What the Frack

The first video is the hydraulic fracturing process according to the gas and oil companies who are doing it.  Basically they drill a mile below the surface, which is far, far below the water source. Once the pipe is passed the water, they coat the steel pipe with cement. Additional cases may cemented to the pipe to prevent leakage. I’m not exactly sure what kind of logic these people are using, but I just want to point out that if you walk down a sidewalk, you’re bound to see more than a few cracks in it and those cracks are found on something just walk or bike on. What kind of permanent solution will cement  be. But it’s just my thought. Traditional drilling stops at what they call ‘the kick off point’. At this point, hydraulic fracturing curves to go horizontal. This gives fractures the ability to drill several sites from one pad. The drill pipe is then removed and replaced with casing, which is cemented in place. Something they call a perforating gun will go off to fracture the first of the rock and put hole in the casing and interestingly the cement to let the gas through. Next they pump a ‘few’ chemicals into the ground. They say a few and then have a picture of 30 different pumps, but to be fair the ‘few’ chemicals only make up .5 percent of the hydraulic formula. But again, to be fair, it would be well to consider that 3 million to 5 million gallons of water are pumped into these sites.  The ‘few’ chemicals are mainly for lubrication and keeping the rocks apart to let the gas come through. They plug that section of the pipe and use the perforating gun again to fracture the next portion of the rock. They repeat this for however long, sometimes for several miles. Once they’re done they cement the pipes, remove their pad and according to this video leave it just as they found it or better. I guess this is how they define better. There is a clear cut off point from where they fracked and what they left alone.


Or I guess I would take the scenic route just to be able to see this beautiful landscape also.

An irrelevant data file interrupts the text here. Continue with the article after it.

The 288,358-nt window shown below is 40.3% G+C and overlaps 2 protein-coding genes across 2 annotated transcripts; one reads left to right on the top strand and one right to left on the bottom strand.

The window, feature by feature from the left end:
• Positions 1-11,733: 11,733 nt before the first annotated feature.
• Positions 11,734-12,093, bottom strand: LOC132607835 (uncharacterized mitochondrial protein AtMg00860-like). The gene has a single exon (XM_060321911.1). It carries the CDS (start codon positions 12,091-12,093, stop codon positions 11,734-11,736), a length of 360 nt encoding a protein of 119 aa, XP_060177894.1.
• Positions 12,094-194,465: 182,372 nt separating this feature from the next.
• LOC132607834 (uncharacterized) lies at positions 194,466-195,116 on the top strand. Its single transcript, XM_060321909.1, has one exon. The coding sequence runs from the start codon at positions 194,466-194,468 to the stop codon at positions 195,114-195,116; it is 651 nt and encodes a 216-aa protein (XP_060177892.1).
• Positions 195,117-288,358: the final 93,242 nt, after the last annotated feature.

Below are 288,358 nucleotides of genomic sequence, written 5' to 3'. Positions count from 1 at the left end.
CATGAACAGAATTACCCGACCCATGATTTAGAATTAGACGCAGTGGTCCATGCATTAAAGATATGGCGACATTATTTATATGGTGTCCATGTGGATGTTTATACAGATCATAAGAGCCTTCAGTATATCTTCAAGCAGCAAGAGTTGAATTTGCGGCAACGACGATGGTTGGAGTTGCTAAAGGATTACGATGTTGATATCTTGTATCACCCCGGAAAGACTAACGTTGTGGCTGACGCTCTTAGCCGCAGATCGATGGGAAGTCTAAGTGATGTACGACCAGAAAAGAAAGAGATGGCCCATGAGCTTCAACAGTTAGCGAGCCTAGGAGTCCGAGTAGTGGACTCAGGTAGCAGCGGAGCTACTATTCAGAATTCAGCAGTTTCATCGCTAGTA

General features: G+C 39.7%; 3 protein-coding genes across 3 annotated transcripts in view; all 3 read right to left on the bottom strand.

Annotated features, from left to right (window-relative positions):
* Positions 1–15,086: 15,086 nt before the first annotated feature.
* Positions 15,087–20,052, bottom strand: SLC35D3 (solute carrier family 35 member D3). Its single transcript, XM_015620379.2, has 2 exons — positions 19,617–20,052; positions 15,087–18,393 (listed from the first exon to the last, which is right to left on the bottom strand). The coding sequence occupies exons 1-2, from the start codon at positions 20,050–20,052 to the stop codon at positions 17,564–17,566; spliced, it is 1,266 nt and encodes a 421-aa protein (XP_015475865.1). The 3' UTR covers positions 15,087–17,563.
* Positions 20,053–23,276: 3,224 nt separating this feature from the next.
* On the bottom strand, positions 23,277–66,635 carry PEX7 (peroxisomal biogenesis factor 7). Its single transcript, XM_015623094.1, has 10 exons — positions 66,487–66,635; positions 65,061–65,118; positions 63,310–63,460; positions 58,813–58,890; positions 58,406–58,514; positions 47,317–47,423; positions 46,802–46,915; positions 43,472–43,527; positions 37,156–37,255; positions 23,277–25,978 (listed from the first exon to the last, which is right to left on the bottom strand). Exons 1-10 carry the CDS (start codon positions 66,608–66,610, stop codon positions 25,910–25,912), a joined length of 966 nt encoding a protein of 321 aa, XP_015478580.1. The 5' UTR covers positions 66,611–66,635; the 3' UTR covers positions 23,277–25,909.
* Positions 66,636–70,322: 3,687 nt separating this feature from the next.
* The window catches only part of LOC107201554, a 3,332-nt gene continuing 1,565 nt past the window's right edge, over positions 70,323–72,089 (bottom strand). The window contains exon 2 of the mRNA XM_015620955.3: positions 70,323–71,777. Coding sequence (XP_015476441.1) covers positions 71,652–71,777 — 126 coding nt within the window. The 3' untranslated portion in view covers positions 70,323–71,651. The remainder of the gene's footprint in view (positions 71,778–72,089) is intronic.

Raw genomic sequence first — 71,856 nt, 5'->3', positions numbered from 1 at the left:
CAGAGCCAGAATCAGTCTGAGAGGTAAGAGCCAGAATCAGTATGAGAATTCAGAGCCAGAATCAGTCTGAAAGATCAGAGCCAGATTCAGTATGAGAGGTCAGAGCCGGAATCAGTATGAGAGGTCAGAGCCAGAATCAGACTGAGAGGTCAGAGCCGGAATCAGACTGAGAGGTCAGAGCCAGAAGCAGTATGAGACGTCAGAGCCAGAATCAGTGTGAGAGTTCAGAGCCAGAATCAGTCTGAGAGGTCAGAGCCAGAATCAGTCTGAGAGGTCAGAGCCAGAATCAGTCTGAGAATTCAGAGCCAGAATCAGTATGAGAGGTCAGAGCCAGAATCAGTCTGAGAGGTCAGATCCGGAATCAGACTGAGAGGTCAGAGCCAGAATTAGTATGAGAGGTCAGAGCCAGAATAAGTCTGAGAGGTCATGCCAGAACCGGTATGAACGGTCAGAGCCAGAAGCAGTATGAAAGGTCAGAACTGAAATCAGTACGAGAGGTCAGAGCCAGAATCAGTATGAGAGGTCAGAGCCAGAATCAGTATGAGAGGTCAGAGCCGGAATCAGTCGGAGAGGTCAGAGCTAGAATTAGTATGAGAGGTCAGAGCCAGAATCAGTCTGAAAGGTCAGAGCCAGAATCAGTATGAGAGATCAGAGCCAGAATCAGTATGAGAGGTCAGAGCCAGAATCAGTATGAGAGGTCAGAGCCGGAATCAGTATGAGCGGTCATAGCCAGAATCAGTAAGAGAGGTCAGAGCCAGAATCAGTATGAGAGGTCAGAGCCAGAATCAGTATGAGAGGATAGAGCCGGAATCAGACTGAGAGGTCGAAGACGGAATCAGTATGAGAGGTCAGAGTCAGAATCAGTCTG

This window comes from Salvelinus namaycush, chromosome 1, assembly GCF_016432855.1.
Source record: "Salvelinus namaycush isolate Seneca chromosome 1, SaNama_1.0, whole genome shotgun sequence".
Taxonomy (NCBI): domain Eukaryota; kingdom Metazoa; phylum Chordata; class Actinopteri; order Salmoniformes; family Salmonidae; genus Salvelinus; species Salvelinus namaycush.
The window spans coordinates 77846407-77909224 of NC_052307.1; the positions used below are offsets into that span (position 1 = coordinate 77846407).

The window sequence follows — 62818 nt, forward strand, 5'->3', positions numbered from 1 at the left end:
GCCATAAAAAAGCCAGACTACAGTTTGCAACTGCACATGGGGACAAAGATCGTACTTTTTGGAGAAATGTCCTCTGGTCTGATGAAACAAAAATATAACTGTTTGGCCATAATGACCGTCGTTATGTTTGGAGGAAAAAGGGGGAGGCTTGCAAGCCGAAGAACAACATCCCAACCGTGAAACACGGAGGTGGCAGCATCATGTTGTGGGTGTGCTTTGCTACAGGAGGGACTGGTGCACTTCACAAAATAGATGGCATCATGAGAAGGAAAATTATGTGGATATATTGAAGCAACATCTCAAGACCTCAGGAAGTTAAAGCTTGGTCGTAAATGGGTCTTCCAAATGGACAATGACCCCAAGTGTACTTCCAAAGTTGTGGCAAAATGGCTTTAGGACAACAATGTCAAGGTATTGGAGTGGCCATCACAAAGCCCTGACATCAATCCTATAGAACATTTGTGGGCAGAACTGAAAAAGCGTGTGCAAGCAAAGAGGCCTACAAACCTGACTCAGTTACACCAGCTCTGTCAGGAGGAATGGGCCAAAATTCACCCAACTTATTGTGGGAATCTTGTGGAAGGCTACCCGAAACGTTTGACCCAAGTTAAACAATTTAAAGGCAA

The water with the ‘few’ chemicals either gets recycled at another site or gets disposed according to U.S. regulations.


(This video doesn’t have sound.)

This video suggests the process presents more problems than it really solves. This video shares my concern about the cement not being the more surefire answer to keeping the toxins out of the ground water. It also points out that when the flowback, the water with the ‘few’ chemicals that has to be recycled or properly disposed of, is stored they put it in lined pits. These lined pits, shockingly, aren’t always lined properly and the toxic water leaks to the ground water.

Here is a web site of all the ‘few’ chemicals they use in the fracking solutions, what they are used for and other things that the chemicals are found in.



Shell is planning to drill in the arctic. Maybe you already knew this and maybe you didn’t. Greenpeac partnered with Yes, Lab and set up Arctic Ready, a fake website similar to Shell’s, and came up with Let’s Go fake ad campaign to protest Shell drilling in the Alaskan seas.

Shell’s focus is primarly on Beaufort and Chukchi Seas, which has an estimated 26 billion barrels of recoverable oil and 130 trillion cubic feet of natural gas.

The site was set up about a month ago. I first saw an ‘ad’ about two weeks ago on another blog and it mentioned that it was a failed Shell campaign. That was a misconception because the site looks so similar to Shell’s website.


Greenpeace said that the campaign wasn’t very expensive compared some of the others they have put on. Arctic Ready was driven by supporters.

As part of the website, people were allowed to create their own ‘ads’. Some people were furious about being lied to, but even after the news got out that it was a hoax there were hundreds of ‘ads’ still being made.

I got this from part of an article on Forbes:

Kash: What about the backlash, those who see this as impersonation — and a violation of trademark law — rather than parody, such as those calling you villains?